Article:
On Tue, Feb 2, 2016 at 10:58 PM, Tom Lane <t...@sss.pgh.pa.us> wrote: > I've gotta go with the "paternalism" side of the argument here. Suppose > you configure your system to checkpoint once a year --- what is going to > happen when the year is up? Or when you try to shut it down? You *will* > regret such a setting. > > I don't think we should allow the checkpoint distances to be so large that > checkpoints don't happen in the normal course of events. I'd be okay with > the max being a day, perhaps.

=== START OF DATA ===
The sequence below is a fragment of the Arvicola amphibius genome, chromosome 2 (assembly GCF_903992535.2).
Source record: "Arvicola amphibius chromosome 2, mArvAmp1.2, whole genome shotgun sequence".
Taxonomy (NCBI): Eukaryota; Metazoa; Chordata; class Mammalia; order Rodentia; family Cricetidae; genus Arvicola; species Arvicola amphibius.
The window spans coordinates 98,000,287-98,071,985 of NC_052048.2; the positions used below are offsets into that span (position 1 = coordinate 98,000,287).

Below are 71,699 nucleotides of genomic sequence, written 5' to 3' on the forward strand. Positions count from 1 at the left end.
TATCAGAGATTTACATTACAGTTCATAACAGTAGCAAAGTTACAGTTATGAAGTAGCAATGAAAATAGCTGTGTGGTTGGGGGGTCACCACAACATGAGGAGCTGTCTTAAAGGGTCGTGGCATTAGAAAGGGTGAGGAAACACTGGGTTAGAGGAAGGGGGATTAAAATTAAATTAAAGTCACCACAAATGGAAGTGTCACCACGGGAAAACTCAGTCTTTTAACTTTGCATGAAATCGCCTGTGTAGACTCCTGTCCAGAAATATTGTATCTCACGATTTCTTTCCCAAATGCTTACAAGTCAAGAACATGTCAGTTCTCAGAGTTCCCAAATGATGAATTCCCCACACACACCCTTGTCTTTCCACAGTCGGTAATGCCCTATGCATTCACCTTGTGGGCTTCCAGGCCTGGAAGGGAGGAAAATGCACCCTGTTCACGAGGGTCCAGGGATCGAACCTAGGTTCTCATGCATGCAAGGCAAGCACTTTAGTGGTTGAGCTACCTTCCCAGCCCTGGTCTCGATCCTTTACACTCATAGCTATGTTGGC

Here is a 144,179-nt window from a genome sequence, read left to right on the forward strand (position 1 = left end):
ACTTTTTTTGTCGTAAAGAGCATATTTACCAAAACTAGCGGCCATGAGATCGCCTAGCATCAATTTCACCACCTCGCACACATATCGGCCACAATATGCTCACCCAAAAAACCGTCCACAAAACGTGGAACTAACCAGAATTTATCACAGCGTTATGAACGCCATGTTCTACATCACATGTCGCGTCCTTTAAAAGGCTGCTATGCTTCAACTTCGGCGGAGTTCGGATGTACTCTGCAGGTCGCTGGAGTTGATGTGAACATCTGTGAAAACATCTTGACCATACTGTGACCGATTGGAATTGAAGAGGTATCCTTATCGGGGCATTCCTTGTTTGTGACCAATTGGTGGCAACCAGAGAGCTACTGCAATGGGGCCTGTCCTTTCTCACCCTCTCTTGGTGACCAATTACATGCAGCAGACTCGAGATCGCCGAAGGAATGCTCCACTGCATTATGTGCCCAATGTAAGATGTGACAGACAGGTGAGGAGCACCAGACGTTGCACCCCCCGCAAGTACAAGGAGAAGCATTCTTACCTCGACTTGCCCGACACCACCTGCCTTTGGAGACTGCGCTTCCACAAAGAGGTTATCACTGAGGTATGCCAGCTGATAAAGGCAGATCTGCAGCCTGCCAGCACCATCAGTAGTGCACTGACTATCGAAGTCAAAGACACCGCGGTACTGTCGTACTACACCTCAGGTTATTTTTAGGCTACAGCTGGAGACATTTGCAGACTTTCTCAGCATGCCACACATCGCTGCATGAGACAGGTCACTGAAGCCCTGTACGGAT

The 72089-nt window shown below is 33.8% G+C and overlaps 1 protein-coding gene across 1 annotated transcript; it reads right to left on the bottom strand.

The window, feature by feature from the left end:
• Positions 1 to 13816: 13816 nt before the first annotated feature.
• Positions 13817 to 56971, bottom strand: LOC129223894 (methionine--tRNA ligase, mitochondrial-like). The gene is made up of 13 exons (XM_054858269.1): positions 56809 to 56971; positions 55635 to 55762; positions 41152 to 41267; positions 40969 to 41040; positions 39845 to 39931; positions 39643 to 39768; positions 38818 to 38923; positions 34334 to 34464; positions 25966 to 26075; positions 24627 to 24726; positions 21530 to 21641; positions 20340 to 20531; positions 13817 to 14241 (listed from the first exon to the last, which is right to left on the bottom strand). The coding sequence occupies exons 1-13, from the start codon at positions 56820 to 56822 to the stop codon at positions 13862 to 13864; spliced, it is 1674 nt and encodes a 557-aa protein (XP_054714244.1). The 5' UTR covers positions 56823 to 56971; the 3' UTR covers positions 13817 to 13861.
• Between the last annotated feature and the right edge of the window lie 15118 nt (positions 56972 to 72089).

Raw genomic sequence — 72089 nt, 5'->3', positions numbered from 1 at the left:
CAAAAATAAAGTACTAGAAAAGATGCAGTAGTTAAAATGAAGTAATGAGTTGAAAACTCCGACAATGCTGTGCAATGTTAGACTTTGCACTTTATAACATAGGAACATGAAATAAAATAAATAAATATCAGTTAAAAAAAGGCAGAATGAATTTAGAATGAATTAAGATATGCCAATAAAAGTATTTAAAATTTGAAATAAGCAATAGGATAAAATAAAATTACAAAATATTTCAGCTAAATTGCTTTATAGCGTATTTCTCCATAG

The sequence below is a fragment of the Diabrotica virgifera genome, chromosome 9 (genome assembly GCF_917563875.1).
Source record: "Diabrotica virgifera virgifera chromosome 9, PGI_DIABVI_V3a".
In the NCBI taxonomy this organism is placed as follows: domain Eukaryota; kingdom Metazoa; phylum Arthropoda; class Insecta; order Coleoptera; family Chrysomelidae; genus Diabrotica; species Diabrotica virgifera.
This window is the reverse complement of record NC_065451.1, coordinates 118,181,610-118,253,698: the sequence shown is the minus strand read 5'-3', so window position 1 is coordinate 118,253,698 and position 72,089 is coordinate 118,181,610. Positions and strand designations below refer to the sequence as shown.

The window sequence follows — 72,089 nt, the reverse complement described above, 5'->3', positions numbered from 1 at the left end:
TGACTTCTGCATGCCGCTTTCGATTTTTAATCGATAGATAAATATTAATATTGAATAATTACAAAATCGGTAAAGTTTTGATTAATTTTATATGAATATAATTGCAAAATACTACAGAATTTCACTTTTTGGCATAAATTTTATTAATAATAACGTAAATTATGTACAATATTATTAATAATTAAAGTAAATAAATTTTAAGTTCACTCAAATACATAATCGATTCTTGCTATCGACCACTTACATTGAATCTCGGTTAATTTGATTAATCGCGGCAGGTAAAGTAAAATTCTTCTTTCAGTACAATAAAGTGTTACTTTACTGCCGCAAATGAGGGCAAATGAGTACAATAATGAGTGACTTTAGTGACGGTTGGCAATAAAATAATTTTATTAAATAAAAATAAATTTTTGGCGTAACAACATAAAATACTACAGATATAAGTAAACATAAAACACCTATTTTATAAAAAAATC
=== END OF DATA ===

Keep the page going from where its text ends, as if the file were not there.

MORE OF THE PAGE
If smart people want to set checkpoint_timeout to a value higher than 1 day, then I think we should let them. I think what will happen if you set checkpoint_timeout to 1 year is that you will checkpoint solely based on WAL volume, which does not seem like a manifestly unreasonable thing to want. It's true that if you set BOTH max_wal_size AND checkpoint_timeout to $WAYTOOBIG then something bad might happen to you, but even such configurations are actually not totally crazy: for example, you could ingest data into a temporary PostgreSQL instance and then do logical replication from there to another cluster for permanent storage. You don't really need recovery or shutdown to happen in the lifetime of the cluster, so no harm, no foul. Now, you could also set such configuration settings in a situation where it will not work out well. But that is true of most configuration settings. -- Robert Haas EnterpriseDB: http://www.enterprisedb.com The Enterprise PostgreSQL Company  like Andres  see original post -- Sent via pgsql-hackers mailing list (firstname.lastname@example.org) To make changes to your subscription: http://www.postgresql.org/mailpref/pgsql-hackers